Excerpts from the Drug and Alcohol Clearinghouse, for MROs and SAPs, from the U.S. Department of Transportation, Federal Motor Carrier Safety Administration. View PDF
Are you prohibited from operating a commercial motor vehicle (CMV) due to a drug and alcohol program violation?
A driver with a drug and alcohol program violation is prohibited from performing safety-sensitive functions, including operating CMVs, for any DOT-regulated employer until the return-to-duty process is complete.
By November 18, 2024, as part of new Federal regulations, drivers with a “prohibited” status in the Drug and Alcohol Clearinghouse will lose or be denied their State-issued commercial driving privileges.
How do I complete the return-to-duty process and get back to being “not prohibited”?
The return-to-duty process is established by 49 CFR part 40, subpart O. A summary is below.
Select a Substance Abuse Professional
- Your employer is required to provide you with a list of DOT-qualified Substance Abuse Professionals (SAPs). You select your SAP based on your own research.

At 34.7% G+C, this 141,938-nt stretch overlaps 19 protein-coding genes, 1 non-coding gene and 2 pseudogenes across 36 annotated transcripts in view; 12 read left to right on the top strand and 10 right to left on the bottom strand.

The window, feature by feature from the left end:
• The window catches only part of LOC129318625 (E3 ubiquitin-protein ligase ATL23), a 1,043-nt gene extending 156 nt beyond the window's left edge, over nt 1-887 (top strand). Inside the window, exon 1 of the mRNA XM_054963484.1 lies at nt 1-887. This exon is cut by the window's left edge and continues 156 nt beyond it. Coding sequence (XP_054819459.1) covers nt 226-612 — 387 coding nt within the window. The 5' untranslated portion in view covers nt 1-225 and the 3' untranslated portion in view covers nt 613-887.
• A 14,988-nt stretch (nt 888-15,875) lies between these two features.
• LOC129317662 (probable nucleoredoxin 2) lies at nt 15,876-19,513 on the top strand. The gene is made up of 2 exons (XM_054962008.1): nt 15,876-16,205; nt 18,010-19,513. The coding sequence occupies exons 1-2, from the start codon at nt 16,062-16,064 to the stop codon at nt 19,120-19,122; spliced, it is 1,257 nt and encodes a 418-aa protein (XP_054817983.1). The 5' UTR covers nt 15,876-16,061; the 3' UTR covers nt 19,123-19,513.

- Your designated SAP will evaluate you and provide recommendations for education/treatment.
- Your SAP will determine if you have successfully completed the education/treatment, therefore making you eligible for your return-to-duty test.
Take the return-to-duty test
- You must be sent by your employer; only DOT-regulated employers, and not the employee, request the return-to-duty test. If you are an owner-operator, your designated consortium/third-party administrator (C/TPA) must send you for this test.
Once your Clearinghouse status is “not prohibited,” you are eligible to resume performing safety-sensitive functions.
- Your status will be updated when your employer enters your negative return-to-duty test result in the Clearinghouse.
- To remain in a “not prohibited” status, your employer must complete the follow-up testing plan with you as specified by the SAP, which must include a minimum of six unannounced follow-up tests in the first 12 months of returning to performing safety-sensitive functions. If you are an owner-operator, your designated C/TPA must complete your follow-up testing plan.